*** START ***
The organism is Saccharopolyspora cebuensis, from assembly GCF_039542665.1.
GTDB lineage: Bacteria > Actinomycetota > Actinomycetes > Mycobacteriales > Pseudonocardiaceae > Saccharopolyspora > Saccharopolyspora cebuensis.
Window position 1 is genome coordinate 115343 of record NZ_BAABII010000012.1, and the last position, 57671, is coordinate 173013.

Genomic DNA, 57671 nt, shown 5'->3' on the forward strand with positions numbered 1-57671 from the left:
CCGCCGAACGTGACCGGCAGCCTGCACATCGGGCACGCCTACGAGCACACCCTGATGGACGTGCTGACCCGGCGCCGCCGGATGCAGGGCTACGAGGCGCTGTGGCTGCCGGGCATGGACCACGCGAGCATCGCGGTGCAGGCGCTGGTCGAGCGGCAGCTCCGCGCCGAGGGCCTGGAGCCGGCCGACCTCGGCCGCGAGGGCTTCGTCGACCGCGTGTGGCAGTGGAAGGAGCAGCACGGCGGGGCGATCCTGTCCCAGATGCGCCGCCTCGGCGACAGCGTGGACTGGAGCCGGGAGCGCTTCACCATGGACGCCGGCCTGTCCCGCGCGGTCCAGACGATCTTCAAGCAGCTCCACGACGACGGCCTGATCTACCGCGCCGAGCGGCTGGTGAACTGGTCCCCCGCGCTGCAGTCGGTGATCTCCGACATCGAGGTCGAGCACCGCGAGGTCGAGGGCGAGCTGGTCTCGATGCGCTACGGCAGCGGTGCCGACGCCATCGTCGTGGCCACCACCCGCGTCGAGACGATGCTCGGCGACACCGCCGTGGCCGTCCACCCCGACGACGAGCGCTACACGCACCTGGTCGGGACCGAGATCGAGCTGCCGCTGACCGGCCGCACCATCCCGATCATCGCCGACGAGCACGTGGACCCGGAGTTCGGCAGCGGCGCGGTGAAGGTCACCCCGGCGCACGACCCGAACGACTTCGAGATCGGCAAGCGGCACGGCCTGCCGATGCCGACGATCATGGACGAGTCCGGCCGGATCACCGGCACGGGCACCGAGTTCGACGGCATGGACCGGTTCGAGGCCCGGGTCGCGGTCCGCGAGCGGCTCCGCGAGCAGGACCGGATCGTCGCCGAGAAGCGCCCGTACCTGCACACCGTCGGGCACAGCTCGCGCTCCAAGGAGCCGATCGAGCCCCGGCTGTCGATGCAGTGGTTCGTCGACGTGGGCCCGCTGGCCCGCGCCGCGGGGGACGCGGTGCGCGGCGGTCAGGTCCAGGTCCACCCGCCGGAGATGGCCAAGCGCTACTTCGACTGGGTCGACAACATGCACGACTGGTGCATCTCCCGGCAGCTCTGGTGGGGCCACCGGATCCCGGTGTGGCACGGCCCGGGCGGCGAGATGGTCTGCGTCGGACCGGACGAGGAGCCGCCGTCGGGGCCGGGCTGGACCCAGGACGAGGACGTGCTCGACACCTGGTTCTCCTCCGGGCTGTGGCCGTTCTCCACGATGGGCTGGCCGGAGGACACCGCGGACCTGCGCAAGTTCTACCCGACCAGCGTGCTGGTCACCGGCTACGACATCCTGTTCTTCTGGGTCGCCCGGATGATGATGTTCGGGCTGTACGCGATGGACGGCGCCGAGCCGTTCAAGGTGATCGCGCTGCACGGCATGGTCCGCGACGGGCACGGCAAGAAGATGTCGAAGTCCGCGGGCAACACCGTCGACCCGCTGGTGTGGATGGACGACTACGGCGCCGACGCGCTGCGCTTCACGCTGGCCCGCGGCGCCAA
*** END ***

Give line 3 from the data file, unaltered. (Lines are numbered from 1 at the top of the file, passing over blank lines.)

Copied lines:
Window position 1 is genome coordinate 115343 of record NZ_BAABII010000012.1, and the last position, 57671, is coordinate 173013.